The US trade deficit as a percentage of gross domestic product, was 6.6 per cent in 2006, but when you include the Asian bloc, the effective trade deficit, that has an impact on the dollar, is a much smaller 2.7 per cent, calculates Mr Jen. Including Middle Eastern nations the deficit dwindles to a mere 1.9 per cent, which is easily manageable. With countries such as South Africa and others that price their commodity and other exports in dollars, the effective dollar bloc trade deficit is even lower. Brendan Brown, London based head of research at Mitsubishi UFJ Securities International estimates that the total current account deficit has since fallen to around 5.5% of GDP or around $750 billion. By next year, given the slowdown in the US economy and surge in exports, the deficit could shrink below 5% or around $650 billion.
Suits China and Asian nations continue to hold dollars
It can be argued that dollar zone central banks will continue to diversify and place a growing proportion of their assets in euro, yen and other currencies. But such is the flow of dollars and size of their monetary reserves, that they are limited in what they can do. Foreign exchange reserves of the US amounted to US$38 billion at the end of 2005. This compares with China 's official reserves of US$854 billion and the rest of Asia , excluding Japan , US$620 billion. The Gulf Co-operation Council that includes, Saudi Arabia , United Arab Emirates and Kuwait held US$66 billion at the end of last year.
The Asian Development Bank has been investigating whether an Asian Currency Unit, or ACU, should be formed as a bulwark against a sagging greenback. But Mr Jen believes that it will take at least a decade before that index is manageable and can absorb sizeable volumes. Like it or not there is little alternative, but for Asian central banks and other investors to keep the bulk of their reserves in dollars. Indeed IMF figures show that in the past two years, diversification hasn't been extensive. The greenback accounts for 67 per cent of total global central bank reserves, compared with 24 per cent for the euro and small allocations to the yen and sterling.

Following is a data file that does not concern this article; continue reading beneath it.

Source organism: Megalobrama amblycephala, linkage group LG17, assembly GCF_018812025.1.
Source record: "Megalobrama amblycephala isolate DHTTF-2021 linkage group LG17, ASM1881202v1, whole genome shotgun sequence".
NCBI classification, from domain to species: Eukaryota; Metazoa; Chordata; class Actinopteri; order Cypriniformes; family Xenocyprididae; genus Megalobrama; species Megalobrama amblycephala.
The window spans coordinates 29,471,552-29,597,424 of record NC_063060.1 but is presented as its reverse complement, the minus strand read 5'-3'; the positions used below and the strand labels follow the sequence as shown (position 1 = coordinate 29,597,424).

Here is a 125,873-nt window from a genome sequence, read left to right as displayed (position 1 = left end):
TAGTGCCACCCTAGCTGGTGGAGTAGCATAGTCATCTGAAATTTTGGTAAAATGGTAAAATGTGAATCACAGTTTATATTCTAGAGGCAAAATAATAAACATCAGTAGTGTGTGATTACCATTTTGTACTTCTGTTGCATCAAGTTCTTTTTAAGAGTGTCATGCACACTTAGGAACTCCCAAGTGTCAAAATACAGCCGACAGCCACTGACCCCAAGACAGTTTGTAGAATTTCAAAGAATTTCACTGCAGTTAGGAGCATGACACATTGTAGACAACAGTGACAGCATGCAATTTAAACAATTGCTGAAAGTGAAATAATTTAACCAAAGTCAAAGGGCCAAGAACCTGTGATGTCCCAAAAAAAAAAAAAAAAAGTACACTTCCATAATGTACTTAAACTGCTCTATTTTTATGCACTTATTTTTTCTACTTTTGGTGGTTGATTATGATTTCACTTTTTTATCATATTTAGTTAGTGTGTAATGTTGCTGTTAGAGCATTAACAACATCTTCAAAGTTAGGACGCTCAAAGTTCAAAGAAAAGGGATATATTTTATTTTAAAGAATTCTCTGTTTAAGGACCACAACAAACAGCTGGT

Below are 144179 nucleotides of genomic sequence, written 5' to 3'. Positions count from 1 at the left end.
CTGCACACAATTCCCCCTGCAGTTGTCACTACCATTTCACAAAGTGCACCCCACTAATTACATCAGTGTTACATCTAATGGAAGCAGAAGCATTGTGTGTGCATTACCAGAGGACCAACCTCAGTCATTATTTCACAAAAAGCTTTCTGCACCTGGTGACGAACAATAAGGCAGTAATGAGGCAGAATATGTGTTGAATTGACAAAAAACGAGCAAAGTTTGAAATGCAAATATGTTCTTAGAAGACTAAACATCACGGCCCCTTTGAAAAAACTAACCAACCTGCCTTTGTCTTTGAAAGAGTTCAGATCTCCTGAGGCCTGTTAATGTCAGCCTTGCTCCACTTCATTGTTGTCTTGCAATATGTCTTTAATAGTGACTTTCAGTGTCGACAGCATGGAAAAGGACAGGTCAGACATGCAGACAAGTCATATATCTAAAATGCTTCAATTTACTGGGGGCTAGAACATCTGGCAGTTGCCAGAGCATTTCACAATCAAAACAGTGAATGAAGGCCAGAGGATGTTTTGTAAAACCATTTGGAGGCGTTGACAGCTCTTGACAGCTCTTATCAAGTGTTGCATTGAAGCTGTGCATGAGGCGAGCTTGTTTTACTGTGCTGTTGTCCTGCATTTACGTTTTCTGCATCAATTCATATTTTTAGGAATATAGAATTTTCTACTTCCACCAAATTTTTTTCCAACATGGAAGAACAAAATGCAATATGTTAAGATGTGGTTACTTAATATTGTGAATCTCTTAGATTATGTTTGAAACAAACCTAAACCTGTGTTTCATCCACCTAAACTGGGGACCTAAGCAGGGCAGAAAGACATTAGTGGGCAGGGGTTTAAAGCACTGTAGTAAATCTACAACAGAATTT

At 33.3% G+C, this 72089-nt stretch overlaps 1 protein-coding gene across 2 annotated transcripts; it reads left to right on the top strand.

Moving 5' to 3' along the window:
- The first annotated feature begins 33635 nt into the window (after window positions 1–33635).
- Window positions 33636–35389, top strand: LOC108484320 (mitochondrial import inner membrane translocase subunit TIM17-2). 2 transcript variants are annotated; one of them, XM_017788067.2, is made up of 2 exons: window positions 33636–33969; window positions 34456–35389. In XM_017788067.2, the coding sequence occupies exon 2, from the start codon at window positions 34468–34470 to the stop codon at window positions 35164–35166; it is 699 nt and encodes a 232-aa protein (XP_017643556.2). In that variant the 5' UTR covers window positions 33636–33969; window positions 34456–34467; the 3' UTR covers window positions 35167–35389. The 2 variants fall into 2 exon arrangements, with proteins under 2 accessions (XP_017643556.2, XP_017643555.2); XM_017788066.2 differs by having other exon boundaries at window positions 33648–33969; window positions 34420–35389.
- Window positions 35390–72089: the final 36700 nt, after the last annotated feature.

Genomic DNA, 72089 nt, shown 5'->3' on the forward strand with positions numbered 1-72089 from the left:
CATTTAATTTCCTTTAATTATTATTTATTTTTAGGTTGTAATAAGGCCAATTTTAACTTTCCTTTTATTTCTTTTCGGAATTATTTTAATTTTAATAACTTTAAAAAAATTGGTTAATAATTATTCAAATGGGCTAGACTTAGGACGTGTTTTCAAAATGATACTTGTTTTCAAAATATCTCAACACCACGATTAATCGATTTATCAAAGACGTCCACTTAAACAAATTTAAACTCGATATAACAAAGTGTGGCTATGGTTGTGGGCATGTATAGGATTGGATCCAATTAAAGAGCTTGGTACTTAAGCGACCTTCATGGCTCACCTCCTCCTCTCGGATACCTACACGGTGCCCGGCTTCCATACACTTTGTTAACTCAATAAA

Big flows into euro would hurt European economies
Assume there were to be sizeable allocation of funds into the euro, the inevitable currency surge would cripple the German, French, Italian, British and other European economies, ending in a terrible currency crash and the possibility of dissolution of the euro currency bloc. Gold enthusiasts have recommended a move into bullion, but the price gyrations of the past few weeks illustrate that the market is too narrow, relative to currency markets, to accommodate huge flows. The same applies to emerging Asian currencies.
Dollar has fallen because of monetary & cyclical factors
The dollar has fallen sharply because of the slow down in the US economy and expectations of lower interest rates. Other factors include geopolitics e.g. Middle Eastern countries, such as Iran , deciding to dump dollars when they fear confrontation with the US. But the current account is beginning to improve as exports are rising and the slowdown is beginning to cut imports.
(See:- asset allocation research)